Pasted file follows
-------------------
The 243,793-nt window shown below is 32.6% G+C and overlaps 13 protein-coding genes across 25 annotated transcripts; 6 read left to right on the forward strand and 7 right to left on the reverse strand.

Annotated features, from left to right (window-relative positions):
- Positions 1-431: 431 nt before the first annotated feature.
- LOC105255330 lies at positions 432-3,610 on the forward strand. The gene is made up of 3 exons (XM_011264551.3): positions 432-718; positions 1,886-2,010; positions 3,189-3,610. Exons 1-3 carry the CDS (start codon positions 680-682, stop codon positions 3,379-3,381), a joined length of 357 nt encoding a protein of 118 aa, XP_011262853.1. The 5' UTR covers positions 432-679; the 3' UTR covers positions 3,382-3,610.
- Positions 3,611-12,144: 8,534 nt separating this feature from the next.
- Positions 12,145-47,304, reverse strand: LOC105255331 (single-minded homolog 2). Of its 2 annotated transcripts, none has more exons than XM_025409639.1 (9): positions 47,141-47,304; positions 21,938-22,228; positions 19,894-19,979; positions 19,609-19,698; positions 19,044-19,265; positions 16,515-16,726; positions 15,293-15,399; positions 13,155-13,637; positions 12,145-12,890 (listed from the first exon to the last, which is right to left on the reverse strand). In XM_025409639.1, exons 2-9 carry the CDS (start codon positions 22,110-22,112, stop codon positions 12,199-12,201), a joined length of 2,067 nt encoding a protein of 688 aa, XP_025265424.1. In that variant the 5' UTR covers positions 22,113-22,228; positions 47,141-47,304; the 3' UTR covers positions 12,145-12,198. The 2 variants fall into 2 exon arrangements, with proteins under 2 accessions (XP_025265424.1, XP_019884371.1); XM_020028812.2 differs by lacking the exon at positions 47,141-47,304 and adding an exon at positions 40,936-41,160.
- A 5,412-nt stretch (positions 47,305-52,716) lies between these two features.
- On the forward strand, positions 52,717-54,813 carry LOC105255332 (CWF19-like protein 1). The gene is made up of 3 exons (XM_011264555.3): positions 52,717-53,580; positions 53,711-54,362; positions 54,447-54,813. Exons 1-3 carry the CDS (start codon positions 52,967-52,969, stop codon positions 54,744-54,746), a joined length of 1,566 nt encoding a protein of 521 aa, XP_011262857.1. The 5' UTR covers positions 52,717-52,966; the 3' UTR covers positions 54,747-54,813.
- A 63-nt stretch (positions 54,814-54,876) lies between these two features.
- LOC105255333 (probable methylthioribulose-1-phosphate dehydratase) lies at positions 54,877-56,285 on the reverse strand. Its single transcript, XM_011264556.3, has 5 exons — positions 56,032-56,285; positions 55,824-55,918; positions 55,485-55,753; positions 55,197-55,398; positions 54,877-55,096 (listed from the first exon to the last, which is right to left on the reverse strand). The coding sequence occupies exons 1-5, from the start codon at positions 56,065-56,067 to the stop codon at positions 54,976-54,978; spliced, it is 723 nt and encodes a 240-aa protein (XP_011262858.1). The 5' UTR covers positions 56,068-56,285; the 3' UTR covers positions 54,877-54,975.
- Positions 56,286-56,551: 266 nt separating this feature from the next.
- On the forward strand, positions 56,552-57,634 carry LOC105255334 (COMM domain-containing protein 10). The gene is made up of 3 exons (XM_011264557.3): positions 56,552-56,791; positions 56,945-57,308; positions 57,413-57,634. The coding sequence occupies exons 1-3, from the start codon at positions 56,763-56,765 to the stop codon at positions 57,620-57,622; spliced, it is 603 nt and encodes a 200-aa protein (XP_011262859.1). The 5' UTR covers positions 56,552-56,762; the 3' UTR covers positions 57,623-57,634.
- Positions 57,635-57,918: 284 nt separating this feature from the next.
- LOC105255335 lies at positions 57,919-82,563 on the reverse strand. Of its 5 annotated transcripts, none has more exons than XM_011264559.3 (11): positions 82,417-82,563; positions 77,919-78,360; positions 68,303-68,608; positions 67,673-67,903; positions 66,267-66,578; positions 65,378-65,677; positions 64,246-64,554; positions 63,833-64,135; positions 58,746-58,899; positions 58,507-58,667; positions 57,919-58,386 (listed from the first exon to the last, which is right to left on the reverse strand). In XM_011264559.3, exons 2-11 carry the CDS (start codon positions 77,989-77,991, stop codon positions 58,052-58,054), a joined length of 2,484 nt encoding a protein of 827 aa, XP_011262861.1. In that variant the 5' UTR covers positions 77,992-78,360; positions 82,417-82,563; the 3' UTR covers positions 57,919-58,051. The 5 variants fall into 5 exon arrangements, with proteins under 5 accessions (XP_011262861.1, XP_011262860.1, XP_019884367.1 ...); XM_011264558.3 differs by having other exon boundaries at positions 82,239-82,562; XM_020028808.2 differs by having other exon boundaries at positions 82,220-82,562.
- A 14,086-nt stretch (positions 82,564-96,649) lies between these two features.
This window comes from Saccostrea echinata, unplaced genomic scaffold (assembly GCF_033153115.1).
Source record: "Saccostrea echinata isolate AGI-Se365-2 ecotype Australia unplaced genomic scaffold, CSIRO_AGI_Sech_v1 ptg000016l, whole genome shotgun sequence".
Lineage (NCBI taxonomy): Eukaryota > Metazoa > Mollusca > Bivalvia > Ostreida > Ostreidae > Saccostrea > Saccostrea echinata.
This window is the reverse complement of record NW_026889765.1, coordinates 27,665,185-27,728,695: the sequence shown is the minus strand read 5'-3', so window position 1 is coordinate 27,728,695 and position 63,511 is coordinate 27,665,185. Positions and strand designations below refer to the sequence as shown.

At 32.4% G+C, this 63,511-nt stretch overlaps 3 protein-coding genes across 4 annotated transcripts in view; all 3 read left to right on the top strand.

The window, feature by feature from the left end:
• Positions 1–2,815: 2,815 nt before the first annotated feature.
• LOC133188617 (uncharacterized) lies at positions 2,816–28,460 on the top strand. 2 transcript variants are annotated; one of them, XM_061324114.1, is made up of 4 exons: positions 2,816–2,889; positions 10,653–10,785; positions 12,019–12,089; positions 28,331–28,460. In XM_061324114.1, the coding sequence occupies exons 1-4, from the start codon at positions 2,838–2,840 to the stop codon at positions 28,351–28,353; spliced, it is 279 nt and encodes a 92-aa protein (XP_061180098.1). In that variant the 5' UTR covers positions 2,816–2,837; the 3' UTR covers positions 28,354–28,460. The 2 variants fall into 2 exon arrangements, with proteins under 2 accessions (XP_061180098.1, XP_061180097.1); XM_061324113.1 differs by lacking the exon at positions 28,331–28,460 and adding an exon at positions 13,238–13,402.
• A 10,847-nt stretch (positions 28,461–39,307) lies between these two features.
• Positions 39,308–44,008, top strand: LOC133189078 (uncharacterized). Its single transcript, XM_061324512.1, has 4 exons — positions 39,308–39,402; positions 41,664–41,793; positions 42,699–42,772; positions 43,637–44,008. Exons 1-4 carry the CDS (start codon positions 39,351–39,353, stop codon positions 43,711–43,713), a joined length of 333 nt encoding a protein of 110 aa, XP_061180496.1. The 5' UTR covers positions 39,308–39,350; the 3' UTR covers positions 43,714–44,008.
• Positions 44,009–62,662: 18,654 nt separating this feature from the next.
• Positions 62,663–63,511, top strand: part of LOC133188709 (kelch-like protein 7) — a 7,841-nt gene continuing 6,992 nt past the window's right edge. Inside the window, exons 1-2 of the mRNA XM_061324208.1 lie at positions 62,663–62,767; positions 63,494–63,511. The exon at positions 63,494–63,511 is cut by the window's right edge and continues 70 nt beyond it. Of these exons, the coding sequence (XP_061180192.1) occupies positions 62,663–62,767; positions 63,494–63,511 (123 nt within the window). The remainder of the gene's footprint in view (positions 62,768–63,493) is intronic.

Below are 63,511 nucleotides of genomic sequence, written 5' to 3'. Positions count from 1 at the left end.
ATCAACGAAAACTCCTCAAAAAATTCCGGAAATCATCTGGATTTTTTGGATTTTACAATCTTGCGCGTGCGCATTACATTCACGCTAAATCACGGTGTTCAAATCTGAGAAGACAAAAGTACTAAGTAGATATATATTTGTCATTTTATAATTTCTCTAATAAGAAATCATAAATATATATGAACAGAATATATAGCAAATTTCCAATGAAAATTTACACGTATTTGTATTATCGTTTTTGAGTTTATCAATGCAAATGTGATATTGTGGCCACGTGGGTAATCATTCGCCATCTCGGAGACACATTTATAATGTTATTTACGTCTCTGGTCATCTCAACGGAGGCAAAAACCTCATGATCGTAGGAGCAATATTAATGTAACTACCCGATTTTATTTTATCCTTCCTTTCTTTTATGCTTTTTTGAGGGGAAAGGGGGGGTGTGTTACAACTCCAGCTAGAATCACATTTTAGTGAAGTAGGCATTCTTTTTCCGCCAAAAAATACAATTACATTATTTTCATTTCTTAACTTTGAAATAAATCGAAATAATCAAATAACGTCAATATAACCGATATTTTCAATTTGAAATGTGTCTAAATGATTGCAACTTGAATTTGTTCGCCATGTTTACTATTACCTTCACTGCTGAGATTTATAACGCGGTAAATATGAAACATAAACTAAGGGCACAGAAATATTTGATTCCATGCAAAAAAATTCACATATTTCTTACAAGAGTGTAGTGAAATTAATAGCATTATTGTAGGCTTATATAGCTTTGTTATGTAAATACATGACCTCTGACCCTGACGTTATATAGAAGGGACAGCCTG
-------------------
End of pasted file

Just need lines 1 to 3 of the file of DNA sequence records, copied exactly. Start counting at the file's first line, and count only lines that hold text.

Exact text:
The 243,793-nt window shown below is 32.6% G+C and overlaps 13 protein-coding genes across 25 annotated transcripts; 6 read left to right on the forward strand and 7 right to left on the reverse strand.

Annotated features, from left to right (window-relative positions):
- Positions 1-431: 431 nt before the first annotated feature.